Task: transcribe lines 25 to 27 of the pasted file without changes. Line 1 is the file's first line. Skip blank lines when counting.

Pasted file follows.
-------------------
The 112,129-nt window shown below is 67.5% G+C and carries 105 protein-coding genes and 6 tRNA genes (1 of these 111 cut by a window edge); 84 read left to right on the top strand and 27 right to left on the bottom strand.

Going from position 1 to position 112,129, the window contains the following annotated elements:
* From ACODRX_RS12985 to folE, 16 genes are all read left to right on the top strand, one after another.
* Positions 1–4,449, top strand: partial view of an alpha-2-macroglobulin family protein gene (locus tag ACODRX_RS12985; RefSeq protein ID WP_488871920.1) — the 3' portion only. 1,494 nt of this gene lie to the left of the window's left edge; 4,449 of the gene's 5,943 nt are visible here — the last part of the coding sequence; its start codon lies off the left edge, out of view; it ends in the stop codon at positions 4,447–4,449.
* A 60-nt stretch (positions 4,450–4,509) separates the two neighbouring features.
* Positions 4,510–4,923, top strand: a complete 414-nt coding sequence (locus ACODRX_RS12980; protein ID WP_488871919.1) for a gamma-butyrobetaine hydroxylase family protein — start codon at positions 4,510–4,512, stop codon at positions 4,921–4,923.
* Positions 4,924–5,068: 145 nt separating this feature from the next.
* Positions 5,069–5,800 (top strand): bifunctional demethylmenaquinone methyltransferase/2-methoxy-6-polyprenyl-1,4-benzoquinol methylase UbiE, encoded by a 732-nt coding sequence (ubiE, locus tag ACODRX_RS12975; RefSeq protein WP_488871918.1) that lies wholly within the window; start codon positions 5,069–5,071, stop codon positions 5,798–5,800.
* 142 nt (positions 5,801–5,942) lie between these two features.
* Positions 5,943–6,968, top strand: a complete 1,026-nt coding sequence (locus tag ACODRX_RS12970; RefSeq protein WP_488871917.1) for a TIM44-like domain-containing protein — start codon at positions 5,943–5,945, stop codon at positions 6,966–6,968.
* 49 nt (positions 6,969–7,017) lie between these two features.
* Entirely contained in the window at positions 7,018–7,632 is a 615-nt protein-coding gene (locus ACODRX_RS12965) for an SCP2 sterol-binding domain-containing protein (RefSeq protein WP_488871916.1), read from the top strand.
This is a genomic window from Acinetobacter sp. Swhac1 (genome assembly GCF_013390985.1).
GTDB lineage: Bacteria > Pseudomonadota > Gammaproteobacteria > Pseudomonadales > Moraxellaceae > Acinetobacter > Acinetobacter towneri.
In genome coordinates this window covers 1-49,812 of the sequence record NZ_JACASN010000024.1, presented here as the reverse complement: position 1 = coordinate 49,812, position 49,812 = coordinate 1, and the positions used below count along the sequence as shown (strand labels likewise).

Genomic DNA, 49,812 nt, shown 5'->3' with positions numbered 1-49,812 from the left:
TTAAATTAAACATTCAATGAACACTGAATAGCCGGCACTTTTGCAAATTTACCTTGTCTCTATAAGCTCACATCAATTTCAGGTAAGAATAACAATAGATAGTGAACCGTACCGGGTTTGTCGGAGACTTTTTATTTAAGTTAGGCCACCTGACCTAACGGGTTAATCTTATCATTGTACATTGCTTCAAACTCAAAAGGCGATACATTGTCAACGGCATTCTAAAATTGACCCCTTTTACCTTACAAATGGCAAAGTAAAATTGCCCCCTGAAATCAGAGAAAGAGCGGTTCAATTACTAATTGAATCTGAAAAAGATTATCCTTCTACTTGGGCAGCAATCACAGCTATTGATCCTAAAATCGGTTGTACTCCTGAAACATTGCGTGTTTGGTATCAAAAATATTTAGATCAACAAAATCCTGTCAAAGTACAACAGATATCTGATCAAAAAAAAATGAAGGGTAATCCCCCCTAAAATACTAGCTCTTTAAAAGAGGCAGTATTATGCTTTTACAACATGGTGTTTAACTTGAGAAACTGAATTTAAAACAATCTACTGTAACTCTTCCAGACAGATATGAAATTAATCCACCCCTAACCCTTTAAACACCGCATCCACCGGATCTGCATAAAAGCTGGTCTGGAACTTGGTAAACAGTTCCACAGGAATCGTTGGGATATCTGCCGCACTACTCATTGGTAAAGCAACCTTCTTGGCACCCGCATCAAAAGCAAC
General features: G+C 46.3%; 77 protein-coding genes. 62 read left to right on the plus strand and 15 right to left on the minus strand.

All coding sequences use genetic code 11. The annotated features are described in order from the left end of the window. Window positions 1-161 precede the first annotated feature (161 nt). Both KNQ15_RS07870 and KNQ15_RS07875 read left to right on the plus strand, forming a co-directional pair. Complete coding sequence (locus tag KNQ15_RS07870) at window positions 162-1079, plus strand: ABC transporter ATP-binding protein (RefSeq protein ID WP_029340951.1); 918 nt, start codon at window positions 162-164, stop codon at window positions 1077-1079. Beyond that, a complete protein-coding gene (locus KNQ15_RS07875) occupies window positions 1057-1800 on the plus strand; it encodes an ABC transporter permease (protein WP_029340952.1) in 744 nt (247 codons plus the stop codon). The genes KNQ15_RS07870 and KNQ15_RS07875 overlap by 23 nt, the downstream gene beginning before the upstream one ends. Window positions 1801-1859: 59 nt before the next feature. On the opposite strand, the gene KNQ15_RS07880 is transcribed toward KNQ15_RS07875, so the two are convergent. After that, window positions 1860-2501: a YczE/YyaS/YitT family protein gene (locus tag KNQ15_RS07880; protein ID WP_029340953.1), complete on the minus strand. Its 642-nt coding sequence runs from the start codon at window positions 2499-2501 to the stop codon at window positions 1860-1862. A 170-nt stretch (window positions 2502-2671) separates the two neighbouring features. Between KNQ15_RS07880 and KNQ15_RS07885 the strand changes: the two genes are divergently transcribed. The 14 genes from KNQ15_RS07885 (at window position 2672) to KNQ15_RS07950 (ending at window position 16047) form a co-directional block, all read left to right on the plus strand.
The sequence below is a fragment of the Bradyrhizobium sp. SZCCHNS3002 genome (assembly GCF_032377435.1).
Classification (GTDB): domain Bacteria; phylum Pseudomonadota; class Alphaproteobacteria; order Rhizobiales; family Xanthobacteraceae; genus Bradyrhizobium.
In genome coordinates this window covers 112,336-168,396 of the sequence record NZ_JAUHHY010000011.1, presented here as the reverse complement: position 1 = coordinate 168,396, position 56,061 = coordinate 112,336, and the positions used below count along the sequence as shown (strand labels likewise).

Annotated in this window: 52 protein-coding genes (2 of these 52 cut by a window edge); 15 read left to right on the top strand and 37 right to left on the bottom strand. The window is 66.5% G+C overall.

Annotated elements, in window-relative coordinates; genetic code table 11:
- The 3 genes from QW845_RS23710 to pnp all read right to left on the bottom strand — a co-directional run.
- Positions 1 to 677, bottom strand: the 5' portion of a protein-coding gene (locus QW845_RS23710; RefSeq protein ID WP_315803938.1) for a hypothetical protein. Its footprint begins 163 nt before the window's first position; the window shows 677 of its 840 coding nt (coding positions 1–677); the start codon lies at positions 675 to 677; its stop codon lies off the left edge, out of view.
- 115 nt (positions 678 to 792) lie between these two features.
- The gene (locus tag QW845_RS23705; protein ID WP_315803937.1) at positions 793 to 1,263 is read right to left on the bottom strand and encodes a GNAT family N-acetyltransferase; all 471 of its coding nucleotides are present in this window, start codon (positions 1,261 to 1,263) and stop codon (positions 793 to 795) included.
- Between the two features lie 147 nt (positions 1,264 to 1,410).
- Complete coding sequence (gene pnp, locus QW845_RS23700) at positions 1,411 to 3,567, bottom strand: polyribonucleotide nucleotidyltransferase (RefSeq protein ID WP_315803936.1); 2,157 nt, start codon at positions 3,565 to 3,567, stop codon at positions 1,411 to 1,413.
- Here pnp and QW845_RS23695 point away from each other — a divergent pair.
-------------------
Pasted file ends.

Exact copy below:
- The 3 genes from QW845_RS23710 to pnp all read right to left on the bottom strand — a co-directional run.
- Positions 1 to 677, bottom strand: the 5' portion of a protein-coding gene (locus QW845_RS23710; RefSeq protein ID WP_315803938.1) for a hypothetical protein. Its footprint begins 163 nt before the window's first position; the window shows 677 of its 840 coding nt (coding positions 1–677); the start codon lies at positions 675 to 677; its stop codon lies off the left edge, out of view.
- 115 nt (positions 678 to 792) lie between these two features.